Never Let Them See You Sweat
In college, I heard of Columbia Baptist, in Falls Church, VA, located just outside of Washington DC. Turns out, they were looking for interns to work with children and youth. Housing, food, and a small stipend were offered. I interviewed and got the position. I spent three summers working for this church. Two as an intern, and one as the interim high school youth minister. The last summer provided more opportunity to program lessons and work with parents and leaders in the church.
If you have ever been provided with the opportunity to work more with parents and leaders in a church, you know it tends to kill the original enthusiasm you had for working with youth and children. The summer was filled with work that was just boring at times and not supported well by more than a few great people in the church. Being who I was, I said little to the parents and leaders of the church about my concerns.
Until the end of the summer. It was a custom of the church to celebrate the summer program with a special evening service where youth and the youth minister spoke about the program. There was large congregation and a big percentage of them showed up. My direct supervisor even borrowed a suit for me to wear. Being the person I was, I declined to wear it. I invited some of the former interns up from my summers there, and we enjoyed seeing each other before my “talk”.
I said, among other things (the passing of time warrants the paraphrasing), “I left home to come here and work this summer for housing, food, and a small stipend. I helped run a program for the summer without an education to do so, without a single parent volunteer, and while missing my home. My advice is that as soon as it is possible, you hire a full time youth minister to fill the vacant position.”
I felt like a patch when a new tire was needed. I felt like a last minute decision in a scramble to avoid paying a full time minister. I felt, for some reasons, there was little support from those who asked me to return again. In fairness, these were just my twenty year old perceptions, and in fairness, my times at that church, in hindsight were some of the best days of my life. But there I was, standing in front of a large group of congregants, having said what I had said, with nothing to do but return to the pew before me. So, I did.
The pastor rose, situated himself behind the pulpit, looked me square in the eyes, and said, “There’s a saying in Christian ministry. Never let them see you sweat”.
I interrupted what he thought would be a dramatic pause and said with a voice loud enough to reach the same people he had reached with the help of a microphone, “I think it is all part of being honest”.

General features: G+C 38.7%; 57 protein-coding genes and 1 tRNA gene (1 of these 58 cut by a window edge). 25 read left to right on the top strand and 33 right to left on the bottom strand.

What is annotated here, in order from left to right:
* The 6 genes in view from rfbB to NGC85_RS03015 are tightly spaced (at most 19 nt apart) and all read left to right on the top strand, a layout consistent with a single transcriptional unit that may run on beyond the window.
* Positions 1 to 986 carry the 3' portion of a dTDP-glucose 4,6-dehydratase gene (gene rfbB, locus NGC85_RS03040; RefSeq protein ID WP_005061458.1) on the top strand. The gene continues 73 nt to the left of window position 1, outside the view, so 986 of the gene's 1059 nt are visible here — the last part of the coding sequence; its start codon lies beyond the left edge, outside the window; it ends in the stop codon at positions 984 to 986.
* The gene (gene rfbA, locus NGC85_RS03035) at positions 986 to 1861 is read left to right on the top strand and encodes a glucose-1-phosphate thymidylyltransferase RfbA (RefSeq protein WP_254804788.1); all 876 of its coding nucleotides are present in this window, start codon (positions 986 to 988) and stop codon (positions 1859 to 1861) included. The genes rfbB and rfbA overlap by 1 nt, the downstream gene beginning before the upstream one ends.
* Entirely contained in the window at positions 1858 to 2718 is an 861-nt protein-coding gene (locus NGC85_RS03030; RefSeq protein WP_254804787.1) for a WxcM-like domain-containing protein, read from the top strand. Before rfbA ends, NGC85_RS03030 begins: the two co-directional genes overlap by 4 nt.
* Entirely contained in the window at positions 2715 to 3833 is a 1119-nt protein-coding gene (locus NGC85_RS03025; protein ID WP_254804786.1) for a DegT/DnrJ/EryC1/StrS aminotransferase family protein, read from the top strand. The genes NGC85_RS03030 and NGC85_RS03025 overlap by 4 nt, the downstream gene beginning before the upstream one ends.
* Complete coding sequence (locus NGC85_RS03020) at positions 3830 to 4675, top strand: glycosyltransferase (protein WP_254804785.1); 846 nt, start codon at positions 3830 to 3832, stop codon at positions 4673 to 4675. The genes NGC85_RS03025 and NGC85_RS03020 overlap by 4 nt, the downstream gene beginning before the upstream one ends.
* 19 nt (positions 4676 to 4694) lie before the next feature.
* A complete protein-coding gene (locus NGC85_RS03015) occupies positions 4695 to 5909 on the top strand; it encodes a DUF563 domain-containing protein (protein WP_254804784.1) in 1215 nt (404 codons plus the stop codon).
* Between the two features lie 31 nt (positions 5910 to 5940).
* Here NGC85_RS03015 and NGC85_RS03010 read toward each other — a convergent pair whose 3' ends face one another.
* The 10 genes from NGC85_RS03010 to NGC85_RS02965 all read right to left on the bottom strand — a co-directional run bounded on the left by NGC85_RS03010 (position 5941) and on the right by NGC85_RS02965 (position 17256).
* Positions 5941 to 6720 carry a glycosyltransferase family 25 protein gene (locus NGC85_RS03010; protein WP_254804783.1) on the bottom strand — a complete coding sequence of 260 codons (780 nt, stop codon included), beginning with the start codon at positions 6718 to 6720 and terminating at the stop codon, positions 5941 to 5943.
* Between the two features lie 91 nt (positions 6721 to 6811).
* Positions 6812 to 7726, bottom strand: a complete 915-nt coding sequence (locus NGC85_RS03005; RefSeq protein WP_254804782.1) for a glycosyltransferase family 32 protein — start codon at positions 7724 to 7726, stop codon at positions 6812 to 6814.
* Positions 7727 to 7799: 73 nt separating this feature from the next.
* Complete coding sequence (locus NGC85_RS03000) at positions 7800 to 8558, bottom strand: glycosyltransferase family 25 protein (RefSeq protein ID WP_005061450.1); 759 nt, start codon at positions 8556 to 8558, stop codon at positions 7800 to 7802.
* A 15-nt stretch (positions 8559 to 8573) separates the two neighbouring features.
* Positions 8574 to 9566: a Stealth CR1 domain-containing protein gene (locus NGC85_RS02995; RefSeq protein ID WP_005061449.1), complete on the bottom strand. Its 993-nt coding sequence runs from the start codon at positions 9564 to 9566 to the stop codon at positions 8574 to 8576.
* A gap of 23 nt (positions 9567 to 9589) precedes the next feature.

After some words, he instructed the congregation to hold someone’s hand and pray. He came down and sat next to me, grabbed my hands and prayed what seemed to be more of an instruction to me than a petition to God. He literally grabbed my arm and led me to the back of the church, where it is customary for participants in the service to shake hands with the clergy as they exit. I shook hands with everyone and smiled a sly grin as if to say, “I think I struck a nerve”, or “What just happened?”.
Some years passed and I thought of that Sunday night. Whatever I did, good or bad, I made people think. But I also had unfinished business with that preacher. I tracked him down in a nursing home and called him and apologized for doing things the way I did and checked on him from time to time. We exchanged emails. I have since, again, lost track of him and my guess is that he has passed after caring for those people in the home where he spent his final years.
The meaning for me has nothing to do with honesty or letting people “see you sweat”. It has nothing to do with whether you should have to wear a suit to speak to people about the Divine. And it certainly has nothing to do with righting wrongs before those you have offended pass quietly away in a nursing home. But there is still yet meaning for me in this story.
The passing of time makes me question the importance of the things I felt passionately about earlier in life. My later years leave me missing the good things about my past more so than wanting to complain about what I felt was troublesome. My perspective has changed, not because I am wiser, but because by choosing to be thankful for what was good rather than blame my present condition on the bad (and there have been some tough times), there is created in an intrigue and an instinct to wonder how present events will be later counted as gratitude.
Do we smile because we feel good, or do we feel good because we smile? Do good things happen because we help create them or do good things happen because they are a gift? We know so little about life, and the love and protection we receive every day. I am more hesitant to dismiss a person, or criticize an event these days, and I believe that matters. I suspect that whether we curse the thorns or bless the flower, neither will change the rose, but both will change our lives.